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Development of a PCR-Based Method for Identification of Tilletia indica, Causal Agent of Karnal Bunt of Wheat. Oney P. Smith, Department of Biology, Hood College, 401 Rosemont Avenue, Frederick, MD 21701; Gary L. Peterson(2), Raymond J. Beck(3), Norman W. Schaad(4), and Morris R. Bonde(5). (2)(3)(4)(5)USDA-ARS, Foreign Disease-Weed Science Research, Fort Detrick, Frederick, MD 21702. Phytopathology 86:115-122. Accepted for publication 9 October 1995. This article is in the public domain and not copyrightable. It may be freely reprinted with customary crediting of the source. The American Phytopathological Society, 1996. DOI: 10.1094/Phyto-86-115.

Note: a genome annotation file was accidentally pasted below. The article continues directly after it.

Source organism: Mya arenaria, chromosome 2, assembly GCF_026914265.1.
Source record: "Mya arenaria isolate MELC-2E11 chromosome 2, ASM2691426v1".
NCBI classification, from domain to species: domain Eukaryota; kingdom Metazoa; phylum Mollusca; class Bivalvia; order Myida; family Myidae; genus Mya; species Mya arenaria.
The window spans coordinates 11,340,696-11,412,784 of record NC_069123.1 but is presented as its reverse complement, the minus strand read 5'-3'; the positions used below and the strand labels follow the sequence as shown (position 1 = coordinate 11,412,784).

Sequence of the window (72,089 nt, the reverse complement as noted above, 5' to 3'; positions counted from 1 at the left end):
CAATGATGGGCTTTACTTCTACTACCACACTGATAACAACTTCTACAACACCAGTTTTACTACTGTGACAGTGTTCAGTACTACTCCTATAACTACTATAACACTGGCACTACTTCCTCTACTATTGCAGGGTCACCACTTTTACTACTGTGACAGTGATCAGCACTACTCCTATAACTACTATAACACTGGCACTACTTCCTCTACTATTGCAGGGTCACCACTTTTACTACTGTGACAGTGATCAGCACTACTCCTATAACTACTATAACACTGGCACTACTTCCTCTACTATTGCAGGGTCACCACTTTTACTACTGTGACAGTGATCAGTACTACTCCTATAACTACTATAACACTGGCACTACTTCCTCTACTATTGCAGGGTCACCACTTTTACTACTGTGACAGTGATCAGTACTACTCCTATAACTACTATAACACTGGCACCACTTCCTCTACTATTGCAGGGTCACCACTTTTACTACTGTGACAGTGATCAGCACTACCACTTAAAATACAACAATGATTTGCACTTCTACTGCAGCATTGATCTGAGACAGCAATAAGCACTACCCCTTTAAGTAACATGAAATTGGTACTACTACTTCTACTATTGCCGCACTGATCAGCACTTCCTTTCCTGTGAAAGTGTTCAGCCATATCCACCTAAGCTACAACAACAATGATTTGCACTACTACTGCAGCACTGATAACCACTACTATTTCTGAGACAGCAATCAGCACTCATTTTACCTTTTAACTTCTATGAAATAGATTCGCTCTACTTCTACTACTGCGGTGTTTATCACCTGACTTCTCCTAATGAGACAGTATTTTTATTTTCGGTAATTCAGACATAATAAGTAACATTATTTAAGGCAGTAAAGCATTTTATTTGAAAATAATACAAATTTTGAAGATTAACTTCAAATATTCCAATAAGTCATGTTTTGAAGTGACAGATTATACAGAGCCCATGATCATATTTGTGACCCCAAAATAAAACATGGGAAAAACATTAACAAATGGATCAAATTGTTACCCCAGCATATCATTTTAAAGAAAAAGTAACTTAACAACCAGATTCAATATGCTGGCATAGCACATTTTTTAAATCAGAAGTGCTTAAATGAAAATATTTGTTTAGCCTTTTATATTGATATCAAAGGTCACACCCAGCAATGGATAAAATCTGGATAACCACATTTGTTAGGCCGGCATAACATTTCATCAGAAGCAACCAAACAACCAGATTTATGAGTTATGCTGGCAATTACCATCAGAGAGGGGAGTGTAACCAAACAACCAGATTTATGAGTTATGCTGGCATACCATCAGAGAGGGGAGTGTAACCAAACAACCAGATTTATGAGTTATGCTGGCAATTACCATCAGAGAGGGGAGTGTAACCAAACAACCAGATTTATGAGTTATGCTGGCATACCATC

The polymerase chain reaction (PCR) was used to identify Tilletia indica, the causal agent of Karnal bunt of wheat. The method used two sets of oligonucleotide primers developed by sequence analysis of cloned DraI fragments of mitochondrial DNA of T. indica. The primer pair TI17M1 (5'-TCCCCTTGGATCAGAACGTA-3') and TI17M2 (5'-AGAAGTCTAACTCCCCCCTCT-3'), derived from clone pTI-MD17, amplified a single 825-bp product from all isolates of T. indica and no products for other Tilletia spp. In addition, the primer pair TI57M1 (5'-TTTTCCCTCTCTCCTTTTTTCA-3') and TI57M2 (5'-AGCAAAGACAAAGTAGGCTTCC-3'), derived from clone pTI-MD57, produced a product of 118 bp which was unique to T. indica. Specificity of the primers was evaluated using 78 isolates of T. indica and 79 isolates of five other Tilletia spp., including 69 isolates of T. barclayana, from geographically diverse locations. The specificity of amplification products for T. indica was confirmed by Southern-blot hybridization using pTI-MD17 or pTI-MD57 as 32P-labeled probes. The method also employed a control PCR assay that used primers to conserved binding sites that amplified an internal transcribed spacer (ITS) region of ribosomal DNA reported in the literature for several groups of fungi. All Tilletia spp. produced a 420-bp product using the primers ITS3 and ITS4 in the control assay. These results demonstrated that the negative PCR results obtained with T. barclayana and other Tilletia spp. using T. indica-specific primers were not associated with mycelial DNA degradation or the presence of PCR inhibitors. Using teliospores germinated from a seed wash extraction method of infested grain, we demonstrated that T. indica can be reliably detected at an infestation level of five teliospores per 50-g grain sample.